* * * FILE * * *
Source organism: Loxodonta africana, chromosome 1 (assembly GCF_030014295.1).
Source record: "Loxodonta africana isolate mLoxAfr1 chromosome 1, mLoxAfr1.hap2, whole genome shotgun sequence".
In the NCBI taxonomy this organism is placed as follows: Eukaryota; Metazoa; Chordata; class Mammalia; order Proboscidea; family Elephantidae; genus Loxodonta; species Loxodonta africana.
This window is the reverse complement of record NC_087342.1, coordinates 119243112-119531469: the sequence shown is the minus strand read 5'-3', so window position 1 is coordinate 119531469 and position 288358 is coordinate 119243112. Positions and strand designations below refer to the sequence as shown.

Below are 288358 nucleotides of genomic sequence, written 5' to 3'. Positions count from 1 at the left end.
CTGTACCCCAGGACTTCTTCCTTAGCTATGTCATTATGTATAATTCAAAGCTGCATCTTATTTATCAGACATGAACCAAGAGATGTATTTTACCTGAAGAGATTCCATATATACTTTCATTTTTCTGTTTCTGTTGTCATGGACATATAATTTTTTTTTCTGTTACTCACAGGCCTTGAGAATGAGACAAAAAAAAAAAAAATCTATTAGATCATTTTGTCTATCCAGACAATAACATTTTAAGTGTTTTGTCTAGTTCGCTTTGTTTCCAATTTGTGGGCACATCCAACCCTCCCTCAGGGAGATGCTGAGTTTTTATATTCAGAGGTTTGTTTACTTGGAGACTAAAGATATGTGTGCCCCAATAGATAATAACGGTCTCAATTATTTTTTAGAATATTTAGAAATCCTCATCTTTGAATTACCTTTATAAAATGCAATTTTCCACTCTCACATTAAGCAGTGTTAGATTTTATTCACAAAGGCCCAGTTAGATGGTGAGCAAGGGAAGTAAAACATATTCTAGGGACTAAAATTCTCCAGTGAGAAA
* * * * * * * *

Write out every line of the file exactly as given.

Source organism: Loxodonta africana, chromosome 1 (assembly GCF_030014295.1).
Source record: "Loxodonta africana isolate mLoxAfr1 chromosome 1, mLoxAfr1.hap2, whole genome shotgun sequence".
In the NCBI taxonomy this organism is placed as follows: Eukaryota; Metazoa; Chordata; class Mammalia; order Proboscidea; family Elephantidae; genus Loxodonta; species Loxodonta africana.
This window is the reverse complement of record NC_087342.1, coordinates 119243112-119531469: the sequence shown is the minus strand read 5'-3', so window position 1 is coordinate 119531469 and position 288358 is coordinate 119243112. Positions and strand designations below refer to the sequence as shown.

Below are 288358 nucleotides of genomic sequence, written 5' to 3'. Positions count from 1 at the left end.
CTGTACCCCAGGACTTCTTCCTTAGCTATGTCATTATGTATAATTCAAAGCTGCATCTTATTTATCAGACATGAACCAAGAGATGTATTTTACCTGAAGAGATTCCATATATACTTTCATTTTTCTGTTTCTGTTGTCATGGACATATAATTTTTTTTTCTGTTACTCACAGGCCTTGAGAATGAGACAAAAAAAAAAAAAATCTATTAGATCATTTTGTCTATCCAGACAATAACATTTTAAGTGTTTTGTCTAGTTCGCTTTGTTTCCAATTTGTGGGCACATCCAACCCTCCCTCAGGGAGATGCTGAGTTTTTATATTCAGAGGTTTGTTTACTTGGAGACTAAAGATATGTGTGCCCCAATAGATAATAACGGTCTCAATTATTTTTTAGAATATTTAGAAATCCTCATCTTTGAATTACCTTTATAAAATGCAATTTTCCACTCTCACATTAAGCAGTGTTAGATTTTATTCACAAAGGCCCAGTTAGATGGTGAGCAAGGGAAGTAAAACATATTCTAGGGACTAAAATTCTCCAGTGAGAAA